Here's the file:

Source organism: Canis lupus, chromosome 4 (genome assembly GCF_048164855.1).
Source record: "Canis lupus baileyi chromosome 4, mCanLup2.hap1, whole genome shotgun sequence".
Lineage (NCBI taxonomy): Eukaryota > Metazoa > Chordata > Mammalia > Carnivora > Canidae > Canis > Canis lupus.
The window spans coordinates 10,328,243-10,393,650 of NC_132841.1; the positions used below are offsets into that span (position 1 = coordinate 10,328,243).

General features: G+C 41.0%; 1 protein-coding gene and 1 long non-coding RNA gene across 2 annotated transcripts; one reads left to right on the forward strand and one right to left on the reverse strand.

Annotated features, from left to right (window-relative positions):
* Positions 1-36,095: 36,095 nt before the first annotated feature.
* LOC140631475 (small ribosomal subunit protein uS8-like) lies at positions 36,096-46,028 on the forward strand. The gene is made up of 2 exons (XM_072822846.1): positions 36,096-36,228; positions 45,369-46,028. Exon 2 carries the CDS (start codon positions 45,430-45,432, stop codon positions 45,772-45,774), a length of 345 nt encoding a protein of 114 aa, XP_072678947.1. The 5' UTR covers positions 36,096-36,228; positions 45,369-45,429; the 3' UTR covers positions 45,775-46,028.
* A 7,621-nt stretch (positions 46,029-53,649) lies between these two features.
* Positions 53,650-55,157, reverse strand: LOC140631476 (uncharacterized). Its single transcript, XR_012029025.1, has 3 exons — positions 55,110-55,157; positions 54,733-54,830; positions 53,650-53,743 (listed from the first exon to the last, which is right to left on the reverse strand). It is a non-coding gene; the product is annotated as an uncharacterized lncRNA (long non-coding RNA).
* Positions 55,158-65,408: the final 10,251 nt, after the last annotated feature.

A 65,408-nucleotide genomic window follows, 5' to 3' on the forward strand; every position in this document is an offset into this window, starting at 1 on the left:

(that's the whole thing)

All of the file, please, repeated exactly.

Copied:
Source organism: Canis lupus, chromosome 4 (genome assembly GCF_048164855.1).
Source record: "Canis lupus baileyi chromosome 4, mCanLup2.hap1, whole genome shotgun sequence".
Lineage (NCBI taxonomy): Eukaryota > Metazoa > Chordata > Mammalia > Carnivora > Canidae > Canis > Canis lupus.
The window spans coordinates 10,328,243-10,393,650 of NC_132841.1; the positions used below are offsets into that span (position 1 = coordinate 10,328,243).

General features: G+C 41.0%; 1 protein-coding gene and 1 long non-coding RNA gene across 2 annotated transcripts; one reads left to right on the forward strand and one right to left on the reverse strand.

Annotated features, from left to right (window-relative positions):
* Positions 1-36,095: 36,095 nt before the first annotated feature.
* LOC140631475 (small ribosomal subunit protein uS8-like) lies at positions 36,096-46,028 on the forward strand. The gene is made up of 2 exons (XM_072822846.1): positions 36,096-36,228; positions 45,369-46,028. Exon 2 carries the CDS (start codon positions 45,430-45,432, stop codon positions 45,772-45,774), a length of 345 nt encoding a protein of 114 aa, XP_072678947.1. The 5' UTR covers positions 36,096-36,228; positions 45,369-45,429; the 3' UTR covers positions 45,775-46,028.
* A 7,621-nt stretch (positions 46,029-53,649) lies between these two features.
* Positions 53,650-55,157, reverse strand: LOC140631476 (uncharacterized). Its single transcript, XR_012029025.1, has 3 exons — positions 55,110-55,157; positions 54,733-54,830; positions 53,650-53,743 (listed from the first exon to the last, which is right to left on the reverse strand). It is a non-coding gene; the product is annotated as an uncharacterized lncRNA (long non-coding RNA).
* Positions 55,158-65,408: the final 10,251 nt, after the last annotated feature.

A 65,408-nucleotide genomic window follows, 5' to 3' on the forward strand; every position in this document is an offset into this window, starting at 1 on the left: